A further 10 bolts, inclined or horizontal, are applied at the next station. Rear bumpers are placed on before a fully automated station applies the wheels. The glueing and placing of the windscreen and rear window are also fully automated, with machine vision mounted on the handling robots. Despite the high automation levels, there’s still room for a simple analogue technique. Once glued, the windows have a small piece of white tape applied at the edge of the glass and over the frame. It's a useful visual aid for the quality gate as any shift in the glass before the glue sets will be evident by a crease in the tape.
Trailblazer siteMario Blank, head of logistics and planning at the plant says that Dresden is certainly proving its worth within the Volkswagen network: “People who come here and are amazed. When this factory was built [in 2002] no one was talking about production 4.0 or anything like that. It was so far away. But we can show that we have some concepts here that were forward thinking at that time. For example, AGVs — nowadays everyone is using them but 15 years ago it was pretty unique.”
The team are endeavouring to prepare more smart technologies, Blank says, with much talk about human-robot collaboration: “We are preparing at least four different use cases that we want to bring in this year.”
The factory may not be the fastest by takt time measures, Blank concedes, but as the operations in Dresden are compact, so it is able to attempt innovations and pioneer new techniques.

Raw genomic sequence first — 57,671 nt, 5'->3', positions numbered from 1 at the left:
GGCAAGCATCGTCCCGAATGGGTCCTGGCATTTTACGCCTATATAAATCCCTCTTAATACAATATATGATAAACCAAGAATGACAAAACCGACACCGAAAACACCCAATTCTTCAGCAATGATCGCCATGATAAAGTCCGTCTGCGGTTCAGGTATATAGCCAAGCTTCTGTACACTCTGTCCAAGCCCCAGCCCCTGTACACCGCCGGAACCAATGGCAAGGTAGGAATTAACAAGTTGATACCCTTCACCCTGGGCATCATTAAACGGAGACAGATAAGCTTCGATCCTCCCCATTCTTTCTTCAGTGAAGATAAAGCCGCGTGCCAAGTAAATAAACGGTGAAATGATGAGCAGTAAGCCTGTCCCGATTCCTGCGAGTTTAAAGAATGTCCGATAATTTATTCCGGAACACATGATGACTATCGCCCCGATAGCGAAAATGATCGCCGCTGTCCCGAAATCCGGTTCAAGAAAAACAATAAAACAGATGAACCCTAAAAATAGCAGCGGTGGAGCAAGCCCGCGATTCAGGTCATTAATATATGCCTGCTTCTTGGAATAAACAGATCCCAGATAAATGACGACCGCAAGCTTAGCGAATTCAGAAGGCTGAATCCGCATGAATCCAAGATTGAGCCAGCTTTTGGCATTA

“We always had production here, we always had visitors here, but when we relaunched the Transparent Factory, we wanted to give some more value back to the Volkswagen brand. We aren’t the biggest factory, we don’t have the highest volume and due to their nature the eGolf will never be the cheapest models in the network. Our takt time right now is 12 minutes but we try to take this disadvantage and do something good about it.”
The team are trying to tackle the more complicated steps in production. For example, the headliner, notoriously difficult to place into the car, thanks to its awkward dimensions and overhead positioning. As Blank says, it’s a task that none of the associates are worried about losing: “Automation is the most logical step toward an easier work environment and better support from an ergonomic standpoint.”
So that’s the invitation from Dresden to the rest of the network – before going into mass production, bring the idea to the Transparent Factory and try it. Blank sums it up: “That’s the idea we got to our head of production and he understood. Let’s bring new technology to Dresden first. We try it our here, we prove that it works or we show it’s not beneficial. So we gain the extra value for the brand.”